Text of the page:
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Champion for the underdog.

As one of the nation's top trial lawyers, Willie Gary brings a new level of alcout to personal injury law.

WILLIE E. GARYS PRESS CLIPPINGS READ LIKE the stuff of Lotto dreams: "Jury Awards $3.1 Million," "Boy's Family Awarded 8.1 Million," Willie Gary And Team Win $16,250,000. . ." Gary is a winner. But the headline-grabbing victories he claims are not dreams come true - they are salvaged from nightmares.

Gary is a plaintiffs attorney and his job, while incredibly profitable, is one of the most difficult a lawyer can have. It doesn't revolve around remote and complex legal principles, but around people - everyday folks in the midst of the worst tragedies imaginable.

The number of his clients who have lost limbs in auto accidents are too numerous for him to count; Gary has represented more children irreparably damaged by improper medical treatment than he cares to recall. When the paralyzed victim of a car wreck seeks Gary out, if s not to make his legs work again. Those channels have already been exhausted. What Gary's clients need is money for what's looming ahead: decades of medical bills, compensation for lost wages, lost opportunities, lost lives.

Putting a price tag on such things is a rather grizzly concept. But Gary, the 46-year-old head of Gary, Williams, Parenti, Finney & Lewis, says he believes in the value of what he does, and the record shows that few, if any, do it better. He hasn't lost a case in 14 years.

How he wins is no mystery. "Mine are the cases that, for the most part, you're going to have to file a lawsuit and do some work," Gary says. "Nobody's writing you a check for $10 million or $15 million without your proving to them there's no other way out." Proving that involves hundreds of hours of painstaking fact-gathering on each case; taking depositions from every witness within reach; calling on numerous experts; investigating every minute factual detail of an incident and exploring each emotional, less tangible angle as well. The key to victory lies in being right and in tapping into what will not just tug at the heartstrings of a potential jury, but will rip them right out.

Gary has a reputation for being unrelenting in that quest. A sideline motivational speaker whose brother is a preacher, Gary is renowned for his presentation skills as well. Affable and rather low-key in person, Gary bursts to life before a judge, a jury, or an audience of any kind. Although his natural bent is to punctuate the air with his hands and speak in rousing tones (described by one observer as "a cross between Clarence Darrow and Jesse Jackson"), Gary grows still and speaks barely above a whisper when such an effect is warranted. Willie Gary's style, his flair, his talent, as he says, is "in the blood. I just do mything."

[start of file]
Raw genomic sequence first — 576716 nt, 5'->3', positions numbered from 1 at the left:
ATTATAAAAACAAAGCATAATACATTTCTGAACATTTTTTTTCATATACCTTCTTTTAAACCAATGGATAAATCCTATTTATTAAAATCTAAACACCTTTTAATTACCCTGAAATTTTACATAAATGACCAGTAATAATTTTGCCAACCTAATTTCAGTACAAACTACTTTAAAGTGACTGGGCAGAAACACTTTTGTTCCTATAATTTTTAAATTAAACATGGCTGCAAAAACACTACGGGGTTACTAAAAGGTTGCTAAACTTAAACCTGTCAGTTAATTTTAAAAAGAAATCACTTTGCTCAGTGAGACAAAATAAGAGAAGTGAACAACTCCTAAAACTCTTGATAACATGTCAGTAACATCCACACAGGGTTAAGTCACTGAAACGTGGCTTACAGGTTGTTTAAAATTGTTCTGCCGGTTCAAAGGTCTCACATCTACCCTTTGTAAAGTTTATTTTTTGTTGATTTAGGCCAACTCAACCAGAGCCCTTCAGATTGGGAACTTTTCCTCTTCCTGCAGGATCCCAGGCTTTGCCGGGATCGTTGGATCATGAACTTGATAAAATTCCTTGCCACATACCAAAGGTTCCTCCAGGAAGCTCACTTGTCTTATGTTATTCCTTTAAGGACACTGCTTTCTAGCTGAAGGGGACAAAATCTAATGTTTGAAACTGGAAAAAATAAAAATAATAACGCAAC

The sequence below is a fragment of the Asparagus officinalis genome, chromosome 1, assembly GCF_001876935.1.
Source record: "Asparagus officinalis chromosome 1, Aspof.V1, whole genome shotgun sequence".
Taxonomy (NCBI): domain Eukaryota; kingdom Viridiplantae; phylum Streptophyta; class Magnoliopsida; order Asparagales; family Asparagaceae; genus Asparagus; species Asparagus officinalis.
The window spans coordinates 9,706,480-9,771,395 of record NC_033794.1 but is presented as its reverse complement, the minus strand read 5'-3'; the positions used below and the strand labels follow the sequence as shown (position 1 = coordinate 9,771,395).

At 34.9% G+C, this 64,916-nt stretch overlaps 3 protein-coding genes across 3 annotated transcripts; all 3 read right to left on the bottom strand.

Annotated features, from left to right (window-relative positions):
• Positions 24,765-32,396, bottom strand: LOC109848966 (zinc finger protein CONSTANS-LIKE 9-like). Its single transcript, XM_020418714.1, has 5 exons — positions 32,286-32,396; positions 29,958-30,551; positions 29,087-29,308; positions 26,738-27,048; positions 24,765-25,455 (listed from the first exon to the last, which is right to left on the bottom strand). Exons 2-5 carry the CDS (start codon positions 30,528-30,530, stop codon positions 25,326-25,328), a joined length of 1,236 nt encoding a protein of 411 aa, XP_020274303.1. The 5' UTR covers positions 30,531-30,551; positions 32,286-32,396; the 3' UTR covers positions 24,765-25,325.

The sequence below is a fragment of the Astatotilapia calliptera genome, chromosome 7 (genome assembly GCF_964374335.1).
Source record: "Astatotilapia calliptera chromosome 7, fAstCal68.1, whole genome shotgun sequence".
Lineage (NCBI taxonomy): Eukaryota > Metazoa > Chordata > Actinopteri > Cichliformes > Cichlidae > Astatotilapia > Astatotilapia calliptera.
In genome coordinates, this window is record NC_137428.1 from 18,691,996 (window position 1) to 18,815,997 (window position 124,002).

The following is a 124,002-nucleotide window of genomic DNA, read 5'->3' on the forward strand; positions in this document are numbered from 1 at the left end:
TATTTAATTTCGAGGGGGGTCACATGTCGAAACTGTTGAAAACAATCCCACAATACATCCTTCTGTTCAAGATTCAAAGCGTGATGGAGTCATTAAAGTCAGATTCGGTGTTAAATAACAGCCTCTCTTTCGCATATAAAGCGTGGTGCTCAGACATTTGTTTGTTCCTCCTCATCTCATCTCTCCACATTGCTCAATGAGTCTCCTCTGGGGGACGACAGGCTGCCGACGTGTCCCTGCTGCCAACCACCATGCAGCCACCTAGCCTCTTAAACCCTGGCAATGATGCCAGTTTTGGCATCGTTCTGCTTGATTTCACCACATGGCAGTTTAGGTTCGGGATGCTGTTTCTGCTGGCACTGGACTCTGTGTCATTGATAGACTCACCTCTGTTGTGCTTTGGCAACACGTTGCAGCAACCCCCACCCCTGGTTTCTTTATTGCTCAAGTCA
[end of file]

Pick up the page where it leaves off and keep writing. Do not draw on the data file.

Gary's "thing" has won admirers, even among opponents. "There are a lot of great trial lawyers," says Lewis N. Jack, who has defended more than a half-dozen cases against Gary. "There are a small percentage in the category where I would place Willie." In a game where the best persuader wins, Jack notes, there are two ways to persuade: with reason and with passion. "Depending on the case, a good lawyer uses one or both of those," Jack says. "Willie can do it both ways, and in that sense he's unique."

Driven To Succeed

Gary's success has not given him immunity from the caricatures of his trade. He has heard all the slights ("ambulance chaser" is the most common). But the stereotype doesn't hold up against this resourceful 1974 graduate of North Carolina Central University Law School, who is now the managing partner and majority shareholder of his 18-lawyer firm. After almost 20 years of practice, he is far from chasing cases - he is the sought-after one. And given Gary's track record, even in a county that is a mere 6% black, he isn't fazed by his specialty's unsavory rap.

"It's the insurance companies and big corporations and doctors and defense lawyers who ridicule what I do," Gary says. "The common person - the blue-collar people - they understand the value of what I do, because they know what it is to become victims of the medical establishment. When you have money, for the most part, you don't have to deal with that. I champion the causes of the little people."